How many Dr Soongs has Brent Spiner played now? I’ve honestly lost count! I think at this point we’ve seen practically all of Data’s ancestors on screen in one way or another! But that’s okay, and tying the events of Season 2 to a familiar face is something that I think many fans will appreciate. While I don’t think there can really be very many blanks left to be filled in for the Soong family at this point, possibilities exist to connect Adam Soong’s story to that of Dr Arik Soong – a character who appeared in Enterprise.

Dr Adam Soong.

Brent Spiner was unexpectedly one of the standouts in Fly Me To The Moon. Coming hot on the heels of his portrayal of Altan Inigo Soong in Season 1, I felt that the hairstyling (including a beard) and makeup used in Season 2 went a long way to making him look at least superficially different, and the performance really succeeded at capturing the notion that Dr Adam Soong is a good person who’s being forced to do increasingly questionable things out of desperation.

If Adam Soong is hailed in the Confederation timeline as some kind of hero, we’re still yet to find out why that is. And it’s possible that whatever he’s trying to do will ultimately lead to something serious, possibly even evil. I noted in Kore’s reaction as her medication wore off a kind of dark greyish tinge to her veins; could we be looking at nanotechnology, perhaps? If so, could Dr Soong have some kind of involvement with the Borg? With Q around, anything is possible – so stay tuned for my updated theories!

A monument to Adam Soong in the Confederation timeline.

Speaking of the Borg, the situation with the Borg Queen aboard La Sirena took a turn that I genuinely wasn’t expecting. The interplay between Dr Jurati and the Borg Queen had been one of the most fascinating parts of the season’s story, and it came to a head in Fly Me To The Moon. If I were to make one criticism I’d say that maybe this was a little premature; I could’ve happily watched Dr Jurati and the Borg Queen continue to talk around each other and build up this antipathy and fascination for a lot longer!

It was an incredibly well-done story, though. After being pushed, prodded, and manipulated by the Borg Queen for the past three episodes, Dr Jurati finally took a stand. When faced with a choice between preserving the timeline and saving her way home, Dr Jurati chose to kill the Borg Queen. Doing so saved the life of a hapless 21st Century police officer (who felt, sorry to say, like a bit of a stereotype), but came at the expense of the Borg Queen’s physical form, at least.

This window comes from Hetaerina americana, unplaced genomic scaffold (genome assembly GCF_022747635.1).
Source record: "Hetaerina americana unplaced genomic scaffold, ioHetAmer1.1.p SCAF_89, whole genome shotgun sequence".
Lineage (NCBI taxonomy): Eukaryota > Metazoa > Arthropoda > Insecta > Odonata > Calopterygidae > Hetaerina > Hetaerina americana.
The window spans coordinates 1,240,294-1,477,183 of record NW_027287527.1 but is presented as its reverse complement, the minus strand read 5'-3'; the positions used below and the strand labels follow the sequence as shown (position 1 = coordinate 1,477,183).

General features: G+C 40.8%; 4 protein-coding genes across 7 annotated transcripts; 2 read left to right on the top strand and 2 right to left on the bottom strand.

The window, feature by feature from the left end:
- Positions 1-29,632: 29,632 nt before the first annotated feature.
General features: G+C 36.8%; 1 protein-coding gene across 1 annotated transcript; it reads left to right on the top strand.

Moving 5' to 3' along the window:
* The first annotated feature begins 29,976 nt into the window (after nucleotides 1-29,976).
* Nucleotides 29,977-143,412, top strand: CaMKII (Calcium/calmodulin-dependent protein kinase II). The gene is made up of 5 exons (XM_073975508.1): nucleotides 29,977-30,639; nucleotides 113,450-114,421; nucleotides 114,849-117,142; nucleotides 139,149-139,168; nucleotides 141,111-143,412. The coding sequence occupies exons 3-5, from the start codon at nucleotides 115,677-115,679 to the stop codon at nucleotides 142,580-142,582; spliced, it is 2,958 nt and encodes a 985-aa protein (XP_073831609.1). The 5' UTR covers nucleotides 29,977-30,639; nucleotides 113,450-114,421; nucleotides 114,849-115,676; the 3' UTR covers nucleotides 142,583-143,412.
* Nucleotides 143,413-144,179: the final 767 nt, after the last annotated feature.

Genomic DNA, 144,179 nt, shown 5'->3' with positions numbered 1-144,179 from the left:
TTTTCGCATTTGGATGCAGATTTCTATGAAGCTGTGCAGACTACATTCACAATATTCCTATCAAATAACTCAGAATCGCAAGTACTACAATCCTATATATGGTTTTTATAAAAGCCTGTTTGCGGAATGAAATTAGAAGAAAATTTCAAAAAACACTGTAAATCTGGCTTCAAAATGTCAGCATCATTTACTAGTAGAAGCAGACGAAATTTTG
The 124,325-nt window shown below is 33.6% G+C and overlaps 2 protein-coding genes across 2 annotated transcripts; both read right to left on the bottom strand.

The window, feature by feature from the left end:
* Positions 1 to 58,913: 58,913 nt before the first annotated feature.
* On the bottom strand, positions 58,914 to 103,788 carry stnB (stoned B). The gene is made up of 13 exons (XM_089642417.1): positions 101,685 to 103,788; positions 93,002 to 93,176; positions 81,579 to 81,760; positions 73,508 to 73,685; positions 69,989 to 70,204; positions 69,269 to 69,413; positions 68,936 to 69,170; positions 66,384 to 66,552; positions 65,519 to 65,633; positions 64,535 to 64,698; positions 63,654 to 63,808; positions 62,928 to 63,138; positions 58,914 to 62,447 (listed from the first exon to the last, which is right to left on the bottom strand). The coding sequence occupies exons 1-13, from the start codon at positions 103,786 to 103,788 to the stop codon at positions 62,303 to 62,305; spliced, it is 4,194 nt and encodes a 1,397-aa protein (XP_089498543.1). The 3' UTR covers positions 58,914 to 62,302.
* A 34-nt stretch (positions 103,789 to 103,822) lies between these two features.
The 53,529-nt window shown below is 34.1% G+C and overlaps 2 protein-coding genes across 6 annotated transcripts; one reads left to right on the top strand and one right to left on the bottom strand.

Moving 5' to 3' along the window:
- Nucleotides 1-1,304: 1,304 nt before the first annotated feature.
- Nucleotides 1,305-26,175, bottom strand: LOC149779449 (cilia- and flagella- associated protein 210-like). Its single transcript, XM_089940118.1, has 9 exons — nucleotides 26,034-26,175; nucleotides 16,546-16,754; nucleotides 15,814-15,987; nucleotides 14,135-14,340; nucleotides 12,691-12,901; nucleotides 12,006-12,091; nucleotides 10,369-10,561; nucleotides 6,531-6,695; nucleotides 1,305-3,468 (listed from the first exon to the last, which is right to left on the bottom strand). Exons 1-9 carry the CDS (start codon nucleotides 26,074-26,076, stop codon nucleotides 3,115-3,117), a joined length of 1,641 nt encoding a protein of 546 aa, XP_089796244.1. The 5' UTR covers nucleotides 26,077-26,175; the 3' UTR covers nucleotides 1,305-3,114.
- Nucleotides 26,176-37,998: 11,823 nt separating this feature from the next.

The death of the Borg Queen.

The final moments of the episode showed us one final twist in this tale – the Borg Queen inserted some kind of assimilation tubules into Dr Jurati in her dying moments. Having seemingly recovered her ability to assimilate – at least partially – Dr Jurati is now haunted by an apparition of the Borg Queen that only she can see. We’ll have to save this for my next theory post, but I wonder if there’s a possibility that this is some kind of psychological symptom rather than the actual Borg Queen!

There was some stellar cinematography during the scenes set aboard La Sirena. Though not quite on par with the dramatic arrival of the Borg and the masked Queen in the season premiere, I still got a real creepy, horror movie vibe from Jonathan Frakes’ directing and camera work. The dimly-lit sets, parts of which were tinged with the green light we so often associate with the Borg, amplified this sensation. The entire story, from the Borg Queen’s fake phonecall all the way through to Dr Jurati hunting her with a shotgun was pitch-perfect in that regard.

Dr Jurati versus the Borg Queen!

There was a definite influence from sci-fi-horror films like Alien, The Thing, and others on this side of the story. A darkened La Sirena felt incredibly claustrophobic, particularly in the scenes featuring the hapless police officer. Captain Rios’ ship made a wonderful stand-in for Alien’s Nostromo, something I particularly felt as Dr Jurati came aboard wielding a shotgun!